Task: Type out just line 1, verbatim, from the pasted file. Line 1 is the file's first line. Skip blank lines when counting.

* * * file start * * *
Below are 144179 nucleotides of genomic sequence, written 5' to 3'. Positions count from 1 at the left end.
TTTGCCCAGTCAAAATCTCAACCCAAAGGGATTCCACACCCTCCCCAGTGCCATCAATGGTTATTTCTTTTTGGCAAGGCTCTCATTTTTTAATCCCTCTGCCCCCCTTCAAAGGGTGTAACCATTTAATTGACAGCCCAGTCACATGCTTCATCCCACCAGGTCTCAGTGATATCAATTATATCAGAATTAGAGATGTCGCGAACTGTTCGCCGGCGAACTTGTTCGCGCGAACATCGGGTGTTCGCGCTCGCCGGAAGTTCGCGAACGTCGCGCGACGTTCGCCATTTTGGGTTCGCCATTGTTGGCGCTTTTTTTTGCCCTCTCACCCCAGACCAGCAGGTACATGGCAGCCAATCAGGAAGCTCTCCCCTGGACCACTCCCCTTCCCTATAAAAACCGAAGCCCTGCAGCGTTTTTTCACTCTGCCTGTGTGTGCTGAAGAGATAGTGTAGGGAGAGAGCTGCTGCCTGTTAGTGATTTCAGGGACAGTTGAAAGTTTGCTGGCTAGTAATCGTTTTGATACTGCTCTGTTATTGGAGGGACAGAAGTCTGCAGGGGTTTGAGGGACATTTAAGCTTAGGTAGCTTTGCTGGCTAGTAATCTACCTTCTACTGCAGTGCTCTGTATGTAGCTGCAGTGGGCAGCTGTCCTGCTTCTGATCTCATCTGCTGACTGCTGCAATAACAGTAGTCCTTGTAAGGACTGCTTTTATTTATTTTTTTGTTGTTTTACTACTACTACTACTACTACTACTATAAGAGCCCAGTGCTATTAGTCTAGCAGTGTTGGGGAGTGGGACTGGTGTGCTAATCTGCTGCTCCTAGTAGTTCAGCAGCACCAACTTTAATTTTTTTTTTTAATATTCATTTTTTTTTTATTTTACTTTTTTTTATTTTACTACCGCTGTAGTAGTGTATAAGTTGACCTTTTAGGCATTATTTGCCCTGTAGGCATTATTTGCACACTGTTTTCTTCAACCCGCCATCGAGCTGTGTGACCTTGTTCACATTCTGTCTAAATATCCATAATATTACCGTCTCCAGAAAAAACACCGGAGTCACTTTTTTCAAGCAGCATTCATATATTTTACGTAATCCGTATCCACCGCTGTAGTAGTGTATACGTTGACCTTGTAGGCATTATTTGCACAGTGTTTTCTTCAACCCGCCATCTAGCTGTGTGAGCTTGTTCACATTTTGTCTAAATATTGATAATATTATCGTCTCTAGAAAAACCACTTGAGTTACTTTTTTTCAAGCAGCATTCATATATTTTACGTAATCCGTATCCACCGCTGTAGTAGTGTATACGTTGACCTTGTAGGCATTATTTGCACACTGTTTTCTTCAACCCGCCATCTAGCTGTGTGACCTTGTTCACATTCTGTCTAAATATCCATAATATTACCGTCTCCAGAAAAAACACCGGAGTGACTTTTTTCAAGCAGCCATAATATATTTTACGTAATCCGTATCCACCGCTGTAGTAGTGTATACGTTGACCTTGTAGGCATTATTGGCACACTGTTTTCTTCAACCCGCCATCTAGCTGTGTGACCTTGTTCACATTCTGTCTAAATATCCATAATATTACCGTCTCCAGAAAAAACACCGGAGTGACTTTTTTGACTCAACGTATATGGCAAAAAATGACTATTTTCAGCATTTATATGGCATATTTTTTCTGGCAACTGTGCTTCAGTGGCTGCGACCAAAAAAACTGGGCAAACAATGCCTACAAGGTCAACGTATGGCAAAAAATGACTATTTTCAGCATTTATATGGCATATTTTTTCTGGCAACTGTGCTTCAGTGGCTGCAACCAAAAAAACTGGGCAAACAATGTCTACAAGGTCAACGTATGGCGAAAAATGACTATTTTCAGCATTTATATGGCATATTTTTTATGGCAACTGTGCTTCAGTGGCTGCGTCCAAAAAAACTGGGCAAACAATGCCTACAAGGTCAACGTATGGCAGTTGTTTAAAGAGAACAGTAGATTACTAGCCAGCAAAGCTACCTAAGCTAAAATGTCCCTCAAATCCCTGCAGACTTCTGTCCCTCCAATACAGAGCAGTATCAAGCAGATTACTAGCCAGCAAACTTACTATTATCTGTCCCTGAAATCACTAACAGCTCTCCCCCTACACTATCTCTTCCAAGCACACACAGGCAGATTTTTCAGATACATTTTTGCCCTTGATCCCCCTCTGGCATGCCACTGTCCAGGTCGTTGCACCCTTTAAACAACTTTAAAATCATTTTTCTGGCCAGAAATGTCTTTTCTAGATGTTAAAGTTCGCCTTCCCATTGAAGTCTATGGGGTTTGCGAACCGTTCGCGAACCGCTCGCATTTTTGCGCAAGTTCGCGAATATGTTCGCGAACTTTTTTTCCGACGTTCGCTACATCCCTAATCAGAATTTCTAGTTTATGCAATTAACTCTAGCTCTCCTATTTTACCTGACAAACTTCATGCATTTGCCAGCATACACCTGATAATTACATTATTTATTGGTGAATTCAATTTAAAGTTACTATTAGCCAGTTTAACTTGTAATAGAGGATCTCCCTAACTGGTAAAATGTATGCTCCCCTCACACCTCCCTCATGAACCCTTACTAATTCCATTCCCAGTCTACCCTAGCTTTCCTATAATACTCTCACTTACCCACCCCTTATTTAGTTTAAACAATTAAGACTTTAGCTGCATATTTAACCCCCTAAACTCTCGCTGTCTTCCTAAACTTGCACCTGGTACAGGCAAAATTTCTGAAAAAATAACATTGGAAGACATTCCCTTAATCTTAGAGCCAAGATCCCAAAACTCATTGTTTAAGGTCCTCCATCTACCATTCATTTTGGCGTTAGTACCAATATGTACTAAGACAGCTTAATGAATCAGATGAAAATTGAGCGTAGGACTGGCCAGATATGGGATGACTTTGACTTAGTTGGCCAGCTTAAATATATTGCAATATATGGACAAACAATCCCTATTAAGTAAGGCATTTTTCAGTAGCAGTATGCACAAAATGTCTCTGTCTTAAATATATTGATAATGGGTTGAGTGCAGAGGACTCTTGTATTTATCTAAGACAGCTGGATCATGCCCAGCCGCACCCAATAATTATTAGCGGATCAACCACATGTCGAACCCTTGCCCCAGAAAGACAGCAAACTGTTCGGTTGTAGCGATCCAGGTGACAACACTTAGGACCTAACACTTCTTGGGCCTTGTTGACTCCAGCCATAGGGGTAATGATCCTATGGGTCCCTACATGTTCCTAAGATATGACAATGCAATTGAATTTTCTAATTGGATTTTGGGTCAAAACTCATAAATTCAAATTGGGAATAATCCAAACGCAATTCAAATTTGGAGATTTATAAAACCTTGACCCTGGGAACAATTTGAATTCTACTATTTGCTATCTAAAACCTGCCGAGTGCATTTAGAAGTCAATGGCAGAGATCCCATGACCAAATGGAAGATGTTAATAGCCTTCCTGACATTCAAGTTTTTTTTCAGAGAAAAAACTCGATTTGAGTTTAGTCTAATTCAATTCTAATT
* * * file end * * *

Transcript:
Below are 144179 nucleotides of genomic sequence, written 5' to 3'. Positions count from 1 at the left end.